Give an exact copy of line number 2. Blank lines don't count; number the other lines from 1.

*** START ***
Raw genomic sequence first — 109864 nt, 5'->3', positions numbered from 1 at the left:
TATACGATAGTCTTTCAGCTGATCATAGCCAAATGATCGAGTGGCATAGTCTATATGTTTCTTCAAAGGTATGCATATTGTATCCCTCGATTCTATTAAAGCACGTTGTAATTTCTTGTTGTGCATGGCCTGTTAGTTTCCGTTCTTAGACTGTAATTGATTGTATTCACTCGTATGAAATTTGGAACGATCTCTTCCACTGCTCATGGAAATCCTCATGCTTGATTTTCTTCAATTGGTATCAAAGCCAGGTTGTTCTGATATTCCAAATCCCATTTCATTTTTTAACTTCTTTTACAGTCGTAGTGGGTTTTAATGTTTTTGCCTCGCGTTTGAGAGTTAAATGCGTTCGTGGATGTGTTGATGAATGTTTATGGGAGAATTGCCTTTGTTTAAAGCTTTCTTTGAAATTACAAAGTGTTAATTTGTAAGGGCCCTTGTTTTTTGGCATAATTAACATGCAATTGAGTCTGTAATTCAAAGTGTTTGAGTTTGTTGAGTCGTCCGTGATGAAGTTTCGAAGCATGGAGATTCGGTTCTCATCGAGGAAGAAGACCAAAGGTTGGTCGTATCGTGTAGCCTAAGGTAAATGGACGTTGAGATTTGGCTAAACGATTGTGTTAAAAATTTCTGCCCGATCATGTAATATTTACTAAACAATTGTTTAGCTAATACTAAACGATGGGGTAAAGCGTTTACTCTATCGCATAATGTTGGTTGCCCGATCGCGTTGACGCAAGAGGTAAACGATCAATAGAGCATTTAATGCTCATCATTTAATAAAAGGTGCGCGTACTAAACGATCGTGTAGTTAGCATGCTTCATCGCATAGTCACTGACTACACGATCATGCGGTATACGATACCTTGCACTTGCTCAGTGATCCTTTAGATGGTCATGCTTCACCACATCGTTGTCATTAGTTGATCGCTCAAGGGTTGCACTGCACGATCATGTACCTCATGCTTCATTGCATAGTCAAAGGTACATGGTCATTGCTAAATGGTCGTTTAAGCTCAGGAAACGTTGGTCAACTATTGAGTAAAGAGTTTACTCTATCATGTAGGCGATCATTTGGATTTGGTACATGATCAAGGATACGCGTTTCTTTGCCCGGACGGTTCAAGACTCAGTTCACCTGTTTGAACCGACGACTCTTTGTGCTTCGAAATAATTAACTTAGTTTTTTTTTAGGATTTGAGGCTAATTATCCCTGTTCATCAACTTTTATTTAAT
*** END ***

TATACGATAGTCTTTCAGCTGATCATAGCCAAATGATCGAGTGGCATAGTCTATATGTTTCTTCAAAGGTATGCATATTGTATCCCTCGATTCTATTAAAGCACGTTGTAATTTCTTGTTGTGCATGGCCTGTTAGTTTCCGTTCTTAGACTGTAATTGATTGTATTCACTCGTATGAAATTTGGAACGATCTCTTCCACTGCTCATGGAAATCCTCATGCTTGATTTTCTTCAATTGGTATCAAAGCCAGGTTGTTCTGATATTCCAAATCCCATTTCATTTTTTAACTTCTTTTACAGTCGTAGTGGGTTTTAATGTTTTTGCCTCGCGTTTGAGAGTTAAATGCGTTCGTGGATGTGTTGATGAATGTTTATGGGAGAATTGCCTTTGTTTAAAGCTTTCTTTGAAATTACAAAGTGTTAATTTGTAAGGGCCCTTGTTTTTTGGCATAATTAACATGCAATTGAGTCTGTAATTCAAAGTGTTTGAGTTTGTTGAGTCGTCCGTGATGAAGTTTCGAAGCATGGAGATTCGGTTCTCATCGAGGAAGAAGACCAAAGGTTGGTCGTATCGTGTAGCCTAAGGTAAATGGACGTTGAGATTTGGCTAAACGATTGTGTTAAAAATTTCTGCCCGATCATGTAATATTTACTAAACAATTGTTTAGCTAATACTAAACGATGGGGTAAAGCGTTTACTCTATCGCATAATGTTGGTTGCCCGATCGCGTTGACGCAAGAGGTAAACGATCAATAGAGCATTTAATGCTCATCATTTAATAAAAGGTGCGCGTACTAAACGATCGTGTAGTTAGCATGCTTCATCGCATAGTCACTGACTACACGATCATGCGGTATACGATACCTTGCACTTGCTCAGTGATCCTTTAGATGGTCATGCTTCACCACATCGTTGTCATTAGTTGATCGCTCAAGGGTTGCACTGCACGATCATGTACCTCATGCTTCATTGCATAGTCAAAGGTACATGGTCATTGCTAAATGGTCGTTTAAGCTCAGGAAACGTTGGTCAACTATTGAGTAAAGAGTTTACTCTATCATGTAGGCGATCATTTGGATTTGGTACATGATCAAGGATACGCGTTTCTTTGCCCGGACGGTTCAAGACTCAGTTCACCTGTTTGAACCGACGACTCTTTGTGCTTCGAAATAATTAACTTAGTTTTTTTTTAGGATTTGAGGCTAATTATCCCTGTTCATCAACTTTTATTTAAT